Step 30: Closure…

Most of my bags have a button and loop closure. You sew a button onto the shell on one side of the bag, and a matching loop on the other side of the bag.

stripes out
stripes in

I have sewed them on many different ways but I almost always sew them on last… which means that you will see the knots inside the bag. I like to think it gives the bag a little more character… I am also lazy. You can make it look cleaner by sewing the button and loop onto the shell before you sew on the top seam. If you want magnetic closures, sew them onto the lining before you sew the top seam.

Closure indeed! That’s it for the Gusseted Bag Tutorial Series. I hope it has been helpful!

***********

Mel B. left a great comment on Part 4 about another method she has learned… “You leave an opening at the bottom of the liner. Place the lining and shell together like you have, but before you put the the lining in, you place the handles inside the shell and pin the ends at the top of the bag (some excess overhangs)–then put the lining over them (into the shell)…top stitch around the top…then pull the shell and handles through.”

Yes, this is another great method. I forgot to mention in Part 4 that before you sew the shell to the lining, you can insert the handles between the two layers, with the handles going down toward the bottom of the bag and the ends at the top seam, and sew them on as you sew the top seam. You can do this whether you leave the hole in the bottom of the lining or leave it in the top seam. This is another very good pillowcase method, and the pillowcase method is generally awesome. You should definitely learn how to do this method because it is useful in so many applications.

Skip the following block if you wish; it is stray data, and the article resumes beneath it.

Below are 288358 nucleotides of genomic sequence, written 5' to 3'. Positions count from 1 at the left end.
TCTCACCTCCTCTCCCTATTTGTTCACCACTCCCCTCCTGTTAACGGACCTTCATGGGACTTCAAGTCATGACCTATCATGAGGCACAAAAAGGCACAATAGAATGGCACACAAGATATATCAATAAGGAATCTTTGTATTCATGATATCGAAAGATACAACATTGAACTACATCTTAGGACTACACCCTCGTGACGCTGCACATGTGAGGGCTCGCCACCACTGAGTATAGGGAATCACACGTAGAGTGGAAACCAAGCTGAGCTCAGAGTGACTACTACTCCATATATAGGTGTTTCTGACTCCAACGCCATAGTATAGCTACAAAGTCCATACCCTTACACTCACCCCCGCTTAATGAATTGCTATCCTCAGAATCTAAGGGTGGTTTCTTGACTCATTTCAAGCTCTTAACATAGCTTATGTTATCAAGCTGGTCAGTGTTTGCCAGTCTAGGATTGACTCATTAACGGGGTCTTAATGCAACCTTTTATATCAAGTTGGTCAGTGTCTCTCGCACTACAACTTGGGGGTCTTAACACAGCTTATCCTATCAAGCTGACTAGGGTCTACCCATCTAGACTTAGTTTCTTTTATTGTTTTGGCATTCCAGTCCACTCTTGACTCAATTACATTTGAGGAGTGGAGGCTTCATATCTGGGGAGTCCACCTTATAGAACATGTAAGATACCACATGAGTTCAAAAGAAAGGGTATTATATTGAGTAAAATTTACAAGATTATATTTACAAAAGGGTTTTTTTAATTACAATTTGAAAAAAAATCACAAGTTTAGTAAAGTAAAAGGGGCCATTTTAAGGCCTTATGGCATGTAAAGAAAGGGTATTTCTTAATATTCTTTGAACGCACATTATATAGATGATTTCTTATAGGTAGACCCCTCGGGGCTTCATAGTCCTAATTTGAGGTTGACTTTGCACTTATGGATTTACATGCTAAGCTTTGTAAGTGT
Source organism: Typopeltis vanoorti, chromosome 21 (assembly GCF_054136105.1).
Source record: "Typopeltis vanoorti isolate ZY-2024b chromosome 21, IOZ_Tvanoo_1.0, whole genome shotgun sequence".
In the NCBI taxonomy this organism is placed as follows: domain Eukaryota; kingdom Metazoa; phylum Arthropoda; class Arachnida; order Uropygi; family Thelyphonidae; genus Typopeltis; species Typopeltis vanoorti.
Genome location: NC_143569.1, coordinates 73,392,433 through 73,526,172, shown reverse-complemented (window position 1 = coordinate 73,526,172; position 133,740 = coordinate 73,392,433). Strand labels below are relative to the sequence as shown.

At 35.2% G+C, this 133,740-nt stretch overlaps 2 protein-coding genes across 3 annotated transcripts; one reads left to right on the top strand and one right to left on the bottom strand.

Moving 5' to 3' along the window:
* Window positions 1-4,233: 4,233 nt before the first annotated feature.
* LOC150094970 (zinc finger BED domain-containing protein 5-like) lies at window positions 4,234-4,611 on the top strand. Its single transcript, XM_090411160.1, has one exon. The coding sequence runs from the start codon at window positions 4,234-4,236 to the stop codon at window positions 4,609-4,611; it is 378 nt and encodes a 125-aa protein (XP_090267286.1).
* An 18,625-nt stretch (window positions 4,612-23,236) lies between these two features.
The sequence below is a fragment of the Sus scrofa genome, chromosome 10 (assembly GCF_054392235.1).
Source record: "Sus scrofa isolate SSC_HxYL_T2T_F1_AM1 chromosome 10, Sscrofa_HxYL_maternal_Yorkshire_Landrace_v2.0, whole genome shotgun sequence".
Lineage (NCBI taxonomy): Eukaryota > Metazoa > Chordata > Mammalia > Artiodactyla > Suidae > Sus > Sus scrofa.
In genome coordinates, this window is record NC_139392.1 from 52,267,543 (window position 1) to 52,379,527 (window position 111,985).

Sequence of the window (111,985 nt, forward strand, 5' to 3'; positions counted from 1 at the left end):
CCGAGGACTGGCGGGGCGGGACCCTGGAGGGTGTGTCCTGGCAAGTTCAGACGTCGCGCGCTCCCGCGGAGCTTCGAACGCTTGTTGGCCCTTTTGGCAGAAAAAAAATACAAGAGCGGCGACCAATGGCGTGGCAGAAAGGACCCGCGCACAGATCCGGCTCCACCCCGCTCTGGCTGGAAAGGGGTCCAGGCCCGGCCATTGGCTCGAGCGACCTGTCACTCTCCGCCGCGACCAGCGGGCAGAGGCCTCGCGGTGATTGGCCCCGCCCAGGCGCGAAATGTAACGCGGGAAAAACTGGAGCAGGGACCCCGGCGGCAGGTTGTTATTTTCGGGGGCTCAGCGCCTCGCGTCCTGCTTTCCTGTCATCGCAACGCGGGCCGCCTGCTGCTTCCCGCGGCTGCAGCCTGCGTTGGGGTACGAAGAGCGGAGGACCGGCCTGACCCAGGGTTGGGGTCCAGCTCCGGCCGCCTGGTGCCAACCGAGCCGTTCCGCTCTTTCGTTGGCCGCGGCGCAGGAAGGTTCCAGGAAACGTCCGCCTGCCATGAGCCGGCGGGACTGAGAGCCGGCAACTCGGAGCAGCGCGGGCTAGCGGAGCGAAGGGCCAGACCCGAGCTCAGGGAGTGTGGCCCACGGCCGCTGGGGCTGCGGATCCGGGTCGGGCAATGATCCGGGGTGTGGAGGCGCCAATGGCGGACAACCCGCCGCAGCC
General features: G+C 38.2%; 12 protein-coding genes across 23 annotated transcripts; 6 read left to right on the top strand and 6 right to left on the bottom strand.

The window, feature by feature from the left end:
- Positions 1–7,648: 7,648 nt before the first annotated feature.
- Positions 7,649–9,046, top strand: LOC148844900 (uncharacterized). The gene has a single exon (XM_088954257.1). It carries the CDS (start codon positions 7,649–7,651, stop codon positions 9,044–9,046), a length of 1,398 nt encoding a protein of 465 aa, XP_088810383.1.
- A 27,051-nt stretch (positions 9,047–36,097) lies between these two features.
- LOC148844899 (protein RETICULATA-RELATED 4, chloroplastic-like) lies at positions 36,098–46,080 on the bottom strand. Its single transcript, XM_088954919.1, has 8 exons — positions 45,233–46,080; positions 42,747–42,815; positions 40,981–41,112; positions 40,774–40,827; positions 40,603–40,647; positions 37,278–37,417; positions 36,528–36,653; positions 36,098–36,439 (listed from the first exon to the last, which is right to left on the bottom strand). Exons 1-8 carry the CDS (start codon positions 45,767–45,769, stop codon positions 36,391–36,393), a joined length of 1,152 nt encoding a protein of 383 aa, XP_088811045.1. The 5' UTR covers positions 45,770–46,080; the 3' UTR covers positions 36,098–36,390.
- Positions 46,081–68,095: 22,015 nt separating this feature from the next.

Please let me know if you have any questions!

Gusseted Tote Bag tutorial…part 4

Where are we?

Shell, check. Liner with pockets, check. Handles, check. Good! Since we have all those pieces ready, let’s put the bag together.

I hope the elves are on duty because I’m about to tell you how to put the bag together using my least favorite method. This is the method you see in most tutorials, and it works beautifullly… so master it! Then, grasshopper, you can move onto the “Cathy is a perfectionist and the pillowcase method ruffles her feathers” method. The “CIAPATPMRHF” method is going to be another mini-tutorial at a later date.